Kristina Johnson, dean of Duke's Pratt School of Engineering, urged America to improve the science and math education of its children, particularly girls and minorities, so the nation will have the intellectual wherewithal to deal with terrorism and other complex issues.
Speaking this summer before a hearing of the Senate Subcommittee on Science, Technology, and Space, she said, "It is clear we are engaged in a different kind of war that must be won with advanced logistics, networking, sensors, and communications systems. And we will need the most highly-skilled technical workforce to succeed in this fight."
Women, she said, constitute less than 20 percent of the graduates of the nation's engineering schools and minorities account for less than 15 percent of graduates in technical fields. "What was once a moral obligation to promote diversity by providing equal opportunity for interesting, high-paying careers for all citizens is now a national imperative. Simply put, unless we bring more women and minorities into science and engineering fields, we will not have the intellectual capital to address the major economic, environmental, health, and security issues facing our nation. Developing our underutilized human resources can be our competitive advantage," she said.
Johnson, the first woman to head Duke's engineering school, said the number of students graduating with engineering and technology-based degrees in the United States has steadily declined over the past generation, from 77,000 in 1985 to 60,000 in 1998.
"Furthermore, our country's majority demographics are changing from male and Caucasian to female and African American, Asian, and Hispanic. We need to ensure that groups currently under-represented in science, engineering, and technology are attracted to careers in these fields. In today's competitive global environment, we cannot afford to lose the human capital these groups represent."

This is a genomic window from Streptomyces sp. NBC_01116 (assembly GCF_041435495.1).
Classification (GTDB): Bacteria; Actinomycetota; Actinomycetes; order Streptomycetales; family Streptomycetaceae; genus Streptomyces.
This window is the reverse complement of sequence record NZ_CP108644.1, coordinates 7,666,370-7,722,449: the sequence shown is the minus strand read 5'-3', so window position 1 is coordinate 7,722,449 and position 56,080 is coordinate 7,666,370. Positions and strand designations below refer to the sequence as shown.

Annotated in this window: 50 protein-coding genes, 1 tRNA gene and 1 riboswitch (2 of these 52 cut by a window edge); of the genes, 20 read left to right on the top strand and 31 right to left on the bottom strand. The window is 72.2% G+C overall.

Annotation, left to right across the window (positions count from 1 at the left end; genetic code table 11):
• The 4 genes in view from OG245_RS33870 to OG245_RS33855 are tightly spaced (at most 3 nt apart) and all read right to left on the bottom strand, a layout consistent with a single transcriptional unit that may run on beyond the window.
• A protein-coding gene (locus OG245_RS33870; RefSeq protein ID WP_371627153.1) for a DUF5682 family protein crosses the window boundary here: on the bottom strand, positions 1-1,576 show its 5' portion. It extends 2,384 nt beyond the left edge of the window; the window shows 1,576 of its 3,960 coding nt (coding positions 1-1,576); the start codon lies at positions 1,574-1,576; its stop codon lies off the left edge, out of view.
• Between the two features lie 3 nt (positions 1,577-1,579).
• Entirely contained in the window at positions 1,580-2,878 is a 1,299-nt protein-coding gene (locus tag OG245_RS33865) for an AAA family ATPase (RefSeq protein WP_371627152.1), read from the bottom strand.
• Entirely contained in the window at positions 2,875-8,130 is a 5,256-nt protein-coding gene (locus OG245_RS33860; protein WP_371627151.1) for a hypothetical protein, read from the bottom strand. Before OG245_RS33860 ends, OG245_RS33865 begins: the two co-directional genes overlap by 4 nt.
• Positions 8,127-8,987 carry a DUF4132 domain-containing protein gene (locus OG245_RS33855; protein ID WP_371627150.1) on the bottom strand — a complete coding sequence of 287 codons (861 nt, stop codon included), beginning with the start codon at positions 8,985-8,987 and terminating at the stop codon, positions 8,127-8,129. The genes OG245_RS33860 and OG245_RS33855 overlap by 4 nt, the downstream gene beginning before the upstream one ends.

She said there are three significant barriers to getting women involved and succeeding in technological fields. The first is the fact that many high schools allow college-bound students to avoid taking four years of math and science classes. "Maybe math is the broccoli of high-school education. But we don't let our children get by without broccoli just because they don't like it. Nor should we let them avoid math just because they don't like it."
Johnson said the Third International Mathematics and Science Study, published in 1996, showed that the nation's twelfth-grade students ranked among the lowest in the world in mathematical proficiency. Yet, in the same study, fourth-graders scored above average as compared to their counterparts in the twenty-six other countries in the study.
"Let us make our 'man on the moon' goal for this decade a call to intellectual arms, to commit ourselves to providing a superior technical education to our children, so that by the time our current fourth-grade students graduate from high school in 2010, they will still be among the best in the world in math and science proficiency," she said.
Another barrier is the misperception that engineering and technology careers are "dry," without interaction, and unattractive to women, said Johnson. She cited a study that found 90 percent of women polled claimed altruistic reasons for choosing a career in science, engineering, or technology. In engineering departments where opportunities to make social contributions are obvious, such as biomedical engineering, women make up a substantial percent of the graduates, she said.
A third barrier to inspiring women and minority students to pursue science and technology careers is the lack of role models and support. Women only constitute 8 percent of the faculty at U.S. engineering schools and colleges, she said. "We must attract a more diverse population to the professoriat. We need more women and minority students going to graduate school to provide the role models and mentors for our changing population. When they get to graduate school, we need to provide adequate support. Women graduate students more often support themselves in graduate school on their own funds, and/or by working as teaching and research assistants, while men are funded usually on research assistantships, allowing them to focus on the research necessary to obtain a Ph.D., the necessary degree for obtaining a faculty position in the academy."